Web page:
However, the OSS train could not be stopped. Satya Nadella, Ballmer’s successor at the helm, signaled a major shift that was already underway when he declared that ‘Microsoft loves Linux” at a Microsoft cloud briefing in 2014.

“The success of open source does call into some question the utility of command-and-control systems, of secrecy, of centralization, and of certain kinds of intellectual property. It would be almost disingenuous not to admit that it suggests (or at least harmonizes well with) a broadly libertarian view of the proper relationship between individuals and institutions.” ~Eric Raymond, The Cathedral and the Bazaar

Major corporations have come to realize that they could leverage OSS to enhance their business models. Despite this progress, open sourcing data has proven a step too far for these organizations. Perhaps it is only a matter of time before forward-thinking enterprises capitalize on the value propositions of this next step in the development of free software enterprise.

One domain where open sourcing data could lead to win-win scenarios for a diverse range of stakeholders is the medical realm.

Precision medicine, a model of healthcare that customizes treatment to each patient based on their unique genetic and biometric data, is gaining popularity as a preferred means of patient care. Gene sequencing, which cost around ~$300 million as recently as 2000, is now available for a mere $200. Add this to the prevalence of smart wearables and fitness tracking applications, and you get a treasure trove of valuable medical data that can be utilized to create bespoke treatments based on the unique profiles of each individual.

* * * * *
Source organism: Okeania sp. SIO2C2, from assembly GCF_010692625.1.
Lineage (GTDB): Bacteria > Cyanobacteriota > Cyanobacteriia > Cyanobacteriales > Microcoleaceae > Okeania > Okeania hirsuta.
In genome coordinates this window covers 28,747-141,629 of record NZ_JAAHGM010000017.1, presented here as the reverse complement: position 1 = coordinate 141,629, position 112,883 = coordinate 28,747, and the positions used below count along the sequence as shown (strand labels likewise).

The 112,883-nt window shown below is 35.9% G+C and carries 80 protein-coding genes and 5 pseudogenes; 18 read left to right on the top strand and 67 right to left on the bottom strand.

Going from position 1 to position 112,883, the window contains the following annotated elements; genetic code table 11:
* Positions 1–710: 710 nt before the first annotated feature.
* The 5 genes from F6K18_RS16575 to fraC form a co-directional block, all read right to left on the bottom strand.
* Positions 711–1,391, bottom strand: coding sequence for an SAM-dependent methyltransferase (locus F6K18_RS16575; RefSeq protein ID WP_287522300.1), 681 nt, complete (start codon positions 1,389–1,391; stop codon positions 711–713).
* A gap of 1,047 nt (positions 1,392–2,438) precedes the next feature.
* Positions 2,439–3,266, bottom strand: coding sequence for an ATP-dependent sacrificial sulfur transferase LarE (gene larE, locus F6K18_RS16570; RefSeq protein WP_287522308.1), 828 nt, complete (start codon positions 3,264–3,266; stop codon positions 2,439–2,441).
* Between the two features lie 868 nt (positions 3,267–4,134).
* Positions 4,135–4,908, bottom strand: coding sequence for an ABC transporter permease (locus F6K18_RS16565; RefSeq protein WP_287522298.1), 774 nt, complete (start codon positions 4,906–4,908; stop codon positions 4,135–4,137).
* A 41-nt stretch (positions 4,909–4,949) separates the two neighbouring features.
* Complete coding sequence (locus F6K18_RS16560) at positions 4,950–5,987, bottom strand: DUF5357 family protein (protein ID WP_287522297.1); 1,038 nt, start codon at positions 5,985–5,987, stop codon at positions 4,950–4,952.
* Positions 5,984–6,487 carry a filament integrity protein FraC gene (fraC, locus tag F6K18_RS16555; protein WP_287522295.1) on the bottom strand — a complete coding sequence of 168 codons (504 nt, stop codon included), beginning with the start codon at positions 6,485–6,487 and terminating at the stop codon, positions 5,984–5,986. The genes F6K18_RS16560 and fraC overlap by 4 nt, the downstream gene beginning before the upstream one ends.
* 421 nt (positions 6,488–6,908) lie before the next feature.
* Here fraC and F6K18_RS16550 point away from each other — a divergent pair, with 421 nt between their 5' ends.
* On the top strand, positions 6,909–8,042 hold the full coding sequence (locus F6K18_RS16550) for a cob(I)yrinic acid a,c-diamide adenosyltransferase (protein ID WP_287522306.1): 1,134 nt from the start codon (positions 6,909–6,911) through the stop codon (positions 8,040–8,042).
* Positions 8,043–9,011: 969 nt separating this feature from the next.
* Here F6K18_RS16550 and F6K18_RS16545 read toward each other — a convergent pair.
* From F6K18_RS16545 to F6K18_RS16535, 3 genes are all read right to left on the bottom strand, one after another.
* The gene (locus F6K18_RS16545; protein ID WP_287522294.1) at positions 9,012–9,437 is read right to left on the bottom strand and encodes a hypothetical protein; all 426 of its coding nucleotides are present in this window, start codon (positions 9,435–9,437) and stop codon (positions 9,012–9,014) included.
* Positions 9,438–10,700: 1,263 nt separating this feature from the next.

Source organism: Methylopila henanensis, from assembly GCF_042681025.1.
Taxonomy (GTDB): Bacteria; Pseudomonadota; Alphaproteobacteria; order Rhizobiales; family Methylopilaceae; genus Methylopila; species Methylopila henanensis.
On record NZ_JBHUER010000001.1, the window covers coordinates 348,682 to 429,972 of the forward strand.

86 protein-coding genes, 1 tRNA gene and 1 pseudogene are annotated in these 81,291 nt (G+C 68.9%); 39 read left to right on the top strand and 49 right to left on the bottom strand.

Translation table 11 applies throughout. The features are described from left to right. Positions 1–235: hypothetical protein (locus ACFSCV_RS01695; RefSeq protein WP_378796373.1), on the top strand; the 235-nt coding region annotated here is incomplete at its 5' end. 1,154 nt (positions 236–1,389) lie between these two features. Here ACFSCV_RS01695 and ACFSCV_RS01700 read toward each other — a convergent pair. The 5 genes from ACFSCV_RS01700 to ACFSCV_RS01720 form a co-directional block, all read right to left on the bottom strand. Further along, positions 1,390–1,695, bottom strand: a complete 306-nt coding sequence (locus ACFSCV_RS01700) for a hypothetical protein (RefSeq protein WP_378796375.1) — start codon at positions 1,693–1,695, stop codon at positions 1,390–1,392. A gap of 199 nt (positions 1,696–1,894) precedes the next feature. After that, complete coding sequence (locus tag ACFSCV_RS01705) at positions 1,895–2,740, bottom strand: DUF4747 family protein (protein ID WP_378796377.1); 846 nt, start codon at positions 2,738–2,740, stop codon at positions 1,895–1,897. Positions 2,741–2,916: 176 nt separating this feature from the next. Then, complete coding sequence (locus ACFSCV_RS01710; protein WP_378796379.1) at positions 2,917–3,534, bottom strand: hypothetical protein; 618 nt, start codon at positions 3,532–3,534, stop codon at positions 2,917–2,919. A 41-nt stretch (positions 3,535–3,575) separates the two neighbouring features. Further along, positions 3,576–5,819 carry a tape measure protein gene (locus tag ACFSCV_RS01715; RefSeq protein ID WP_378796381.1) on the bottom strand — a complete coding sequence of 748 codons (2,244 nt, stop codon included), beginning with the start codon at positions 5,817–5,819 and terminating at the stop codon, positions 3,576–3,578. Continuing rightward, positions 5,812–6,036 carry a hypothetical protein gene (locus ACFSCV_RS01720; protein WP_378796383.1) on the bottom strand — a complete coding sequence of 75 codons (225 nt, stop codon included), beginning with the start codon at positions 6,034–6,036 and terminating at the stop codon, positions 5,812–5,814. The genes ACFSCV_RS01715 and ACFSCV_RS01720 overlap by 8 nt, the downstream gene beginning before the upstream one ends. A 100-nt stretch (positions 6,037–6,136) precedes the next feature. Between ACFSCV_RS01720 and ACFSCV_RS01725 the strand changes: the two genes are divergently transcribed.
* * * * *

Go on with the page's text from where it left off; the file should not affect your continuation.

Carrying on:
Collaboration between various parties — researchers, doctors, government agencies, insurance companies — is key to extracting the full value of medical data and maximizing the effectiveness of precision medicine.

Open-source medical data configured with varying permissions would grant researchers, doctors and government agencies access to patient data on a need-to-know basis. Researchers can query the data to detect the early onset of diseases without being able to view a patient’s personally identifiable information. Doctors can then utilize these findings to take preventive measures to reduce the risk of illness, while government agencies and insurance companies can distribute benefits to individual patients based on their unique conditions. Enforcing permissions for access ensures patient privacy is respected throughout the process.

The final act of the OSS revolution will see data shared across a community of developers, researchers and business much like open-source code is made public today. The DAPP Network is bringing this vision to fruition by enabling the creation of immortal decentralized applications (dApps), unkillable applications which are fully decentralized across the front-end, back-end and database.